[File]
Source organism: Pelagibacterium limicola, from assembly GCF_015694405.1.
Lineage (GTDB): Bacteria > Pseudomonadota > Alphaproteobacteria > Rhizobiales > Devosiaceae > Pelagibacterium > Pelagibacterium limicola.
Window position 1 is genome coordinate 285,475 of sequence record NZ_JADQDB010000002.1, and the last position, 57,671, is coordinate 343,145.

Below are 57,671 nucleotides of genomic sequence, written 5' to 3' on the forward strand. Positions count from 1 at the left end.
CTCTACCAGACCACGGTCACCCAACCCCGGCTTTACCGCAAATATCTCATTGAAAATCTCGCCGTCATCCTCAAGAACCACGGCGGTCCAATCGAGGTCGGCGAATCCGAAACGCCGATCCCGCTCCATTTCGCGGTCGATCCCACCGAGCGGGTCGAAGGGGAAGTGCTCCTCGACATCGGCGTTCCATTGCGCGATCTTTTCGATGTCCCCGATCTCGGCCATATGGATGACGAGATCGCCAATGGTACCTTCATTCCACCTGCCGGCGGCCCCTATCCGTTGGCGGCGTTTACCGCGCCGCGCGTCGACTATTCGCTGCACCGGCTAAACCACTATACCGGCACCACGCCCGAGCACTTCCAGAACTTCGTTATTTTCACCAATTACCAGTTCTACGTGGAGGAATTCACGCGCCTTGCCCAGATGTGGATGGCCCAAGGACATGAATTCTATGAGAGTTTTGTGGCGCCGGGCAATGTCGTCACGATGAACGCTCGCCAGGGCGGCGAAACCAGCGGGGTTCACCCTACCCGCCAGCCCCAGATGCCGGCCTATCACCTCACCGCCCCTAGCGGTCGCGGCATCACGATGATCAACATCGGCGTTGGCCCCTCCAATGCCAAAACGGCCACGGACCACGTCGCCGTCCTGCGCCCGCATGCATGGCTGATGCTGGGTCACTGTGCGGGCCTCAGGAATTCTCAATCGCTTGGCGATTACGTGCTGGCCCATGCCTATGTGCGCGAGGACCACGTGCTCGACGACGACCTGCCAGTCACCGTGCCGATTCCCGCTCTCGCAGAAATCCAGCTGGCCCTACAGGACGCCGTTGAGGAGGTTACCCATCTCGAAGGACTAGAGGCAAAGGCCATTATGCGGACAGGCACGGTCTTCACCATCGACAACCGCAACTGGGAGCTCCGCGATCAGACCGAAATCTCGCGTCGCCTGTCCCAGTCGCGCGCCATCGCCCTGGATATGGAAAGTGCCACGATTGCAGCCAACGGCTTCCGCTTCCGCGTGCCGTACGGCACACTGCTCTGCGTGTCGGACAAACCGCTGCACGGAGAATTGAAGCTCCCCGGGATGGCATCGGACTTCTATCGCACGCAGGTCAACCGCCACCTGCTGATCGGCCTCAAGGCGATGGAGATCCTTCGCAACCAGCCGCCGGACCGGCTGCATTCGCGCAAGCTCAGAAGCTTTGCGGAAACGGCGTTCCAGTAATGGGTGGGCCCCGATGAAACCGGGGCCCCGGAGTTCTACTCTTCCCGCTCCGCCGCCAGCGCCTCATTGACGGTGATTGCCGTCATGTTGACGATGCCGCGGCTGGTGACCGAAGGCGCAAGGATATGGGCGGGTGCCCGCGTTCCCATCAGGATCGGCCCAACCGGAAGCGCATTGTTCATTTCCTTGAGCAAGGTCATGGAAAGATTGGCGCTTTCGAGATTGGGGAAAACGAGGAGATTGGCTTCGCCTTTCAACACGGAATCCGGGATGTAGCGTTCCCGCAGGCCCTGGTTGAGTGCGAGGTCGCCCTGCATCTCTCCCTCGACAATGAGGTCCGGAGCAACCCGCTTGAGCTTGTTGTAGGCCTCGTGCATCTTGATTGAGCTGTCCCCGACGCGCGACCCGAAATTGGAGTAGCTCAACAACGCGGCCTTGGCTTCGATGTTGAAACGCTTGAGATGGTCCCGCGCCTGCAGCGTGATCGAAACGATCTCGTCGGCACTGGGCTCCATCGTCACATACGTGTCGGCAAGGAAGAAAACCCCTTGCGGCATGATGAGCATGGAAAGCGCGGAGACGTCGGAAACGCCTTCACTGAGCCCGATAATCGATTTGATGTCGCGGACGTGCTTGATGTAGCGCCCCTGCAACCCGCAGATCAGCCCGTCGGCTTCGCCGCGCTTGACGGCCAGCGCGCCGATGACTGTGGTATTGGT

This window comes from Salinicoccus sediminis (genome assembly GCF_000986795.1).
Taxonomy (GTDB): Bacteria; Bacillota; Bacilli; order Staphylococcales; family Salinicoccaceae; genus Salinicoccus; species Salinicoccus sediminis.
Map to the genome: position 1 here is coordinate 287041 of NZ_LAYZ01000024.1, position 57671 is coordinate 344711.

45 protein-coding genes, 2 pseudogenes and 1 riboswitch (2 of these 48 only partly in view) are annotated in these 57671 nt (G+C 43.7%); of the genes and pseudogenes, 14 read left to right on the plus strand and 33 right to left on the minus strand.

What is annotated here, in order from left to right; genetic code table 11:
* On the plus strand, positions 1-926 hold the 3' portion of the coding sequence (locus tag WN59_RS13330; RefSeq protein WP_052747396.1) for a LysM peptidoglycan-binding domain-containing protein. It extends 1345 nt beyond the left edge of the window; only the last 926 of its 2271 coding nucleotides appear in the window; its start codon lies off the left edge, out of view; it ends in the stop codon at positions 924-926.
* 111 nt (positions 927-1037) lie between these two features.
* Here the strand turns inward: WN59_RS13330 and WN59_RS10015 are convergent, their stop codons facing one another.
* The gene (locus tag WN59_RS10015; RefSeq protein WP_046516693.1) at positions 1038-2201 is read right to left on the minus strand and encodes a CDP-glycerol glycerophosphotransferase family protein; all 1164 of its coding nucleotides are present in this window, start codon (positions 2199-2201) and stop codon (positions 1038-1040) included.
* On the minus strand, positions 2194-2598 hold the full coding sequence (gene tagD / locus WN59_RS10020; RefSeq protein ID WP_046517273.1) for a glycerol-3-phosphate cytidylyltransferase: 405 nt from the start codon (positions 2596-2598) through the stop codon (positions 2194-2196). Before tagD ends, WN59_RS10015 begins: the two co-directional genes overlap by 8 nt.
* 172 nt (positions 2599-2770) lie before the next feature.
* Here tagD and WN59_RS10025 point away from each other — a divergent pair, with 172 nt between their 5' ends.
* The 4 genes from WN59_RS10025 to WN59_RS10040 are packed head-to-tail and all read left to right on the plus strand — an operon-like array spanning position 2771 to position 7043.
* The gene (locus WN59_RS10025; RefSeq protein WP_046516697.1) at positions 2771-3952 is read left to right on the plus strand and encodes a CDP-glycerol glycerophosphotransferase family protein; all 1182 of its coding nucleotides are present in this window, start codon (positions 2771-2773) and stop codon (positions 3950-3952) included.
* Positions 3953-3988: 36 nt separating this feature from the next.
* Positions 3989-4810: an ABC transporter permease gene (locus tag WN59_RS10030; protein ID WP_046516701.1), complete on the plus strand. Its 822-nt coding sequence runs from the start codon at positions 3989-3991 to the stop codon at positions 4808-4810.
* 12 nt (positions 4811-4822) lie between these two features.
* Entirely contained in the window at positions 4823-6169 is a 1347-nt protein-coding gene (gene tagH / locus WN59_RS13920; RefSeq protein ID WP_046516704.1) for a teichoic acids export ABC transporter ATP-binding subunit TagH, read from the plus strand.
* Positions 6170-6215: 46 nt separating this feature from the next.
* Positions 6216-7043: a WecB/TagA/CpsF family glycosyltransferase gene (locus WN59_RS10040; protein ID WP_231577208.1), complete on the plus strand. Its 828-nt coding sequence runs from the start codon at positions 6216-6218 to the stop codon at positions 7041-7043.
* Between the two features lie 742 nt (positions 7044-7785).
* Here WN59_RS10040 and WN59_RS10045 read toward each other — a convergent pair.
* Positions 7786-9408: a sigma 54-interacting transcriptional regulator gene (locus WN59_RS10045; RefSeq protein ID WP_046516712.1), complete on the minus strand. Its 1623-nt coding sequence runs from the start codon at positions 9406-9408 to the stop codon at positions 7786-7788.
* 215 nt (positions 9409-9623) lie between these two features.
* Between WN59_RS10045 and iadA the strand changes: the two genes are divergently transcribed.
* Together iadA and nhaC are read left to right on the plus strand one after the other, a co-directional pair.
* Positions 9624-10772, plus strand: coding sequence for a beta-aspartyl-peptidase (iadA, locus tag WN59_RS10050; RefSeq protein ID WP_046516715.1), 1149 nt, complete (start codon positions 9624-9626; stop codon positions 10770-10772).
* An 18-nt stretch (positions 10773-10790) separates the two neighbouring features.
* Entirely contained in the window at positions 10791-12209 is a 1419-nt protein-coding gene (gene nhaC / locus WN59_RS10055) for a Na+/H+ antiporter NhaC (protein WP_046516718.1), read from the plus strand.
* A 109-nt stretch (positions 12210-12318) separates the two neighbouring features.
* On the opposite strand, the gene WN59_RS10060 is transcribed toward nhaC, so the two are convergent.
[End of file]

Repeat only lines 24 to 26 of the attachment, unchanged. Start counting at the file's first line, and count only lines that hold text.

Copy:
* Positions 6170-6215: 46 nt separating this feature from the next.
* Positions 6216-7043: a WecB/TagA/CpsF family glycosyltransferase gene (locus WN59_RS10040; protein ID WP_231577208.1), complete on the plus strand. Its 828-nt coding sequence runs from the start codon at positions 6216-6218 to the stop codon at positions 7041-7043.
* Between the two features lie 742 nt (positions 7044-7785).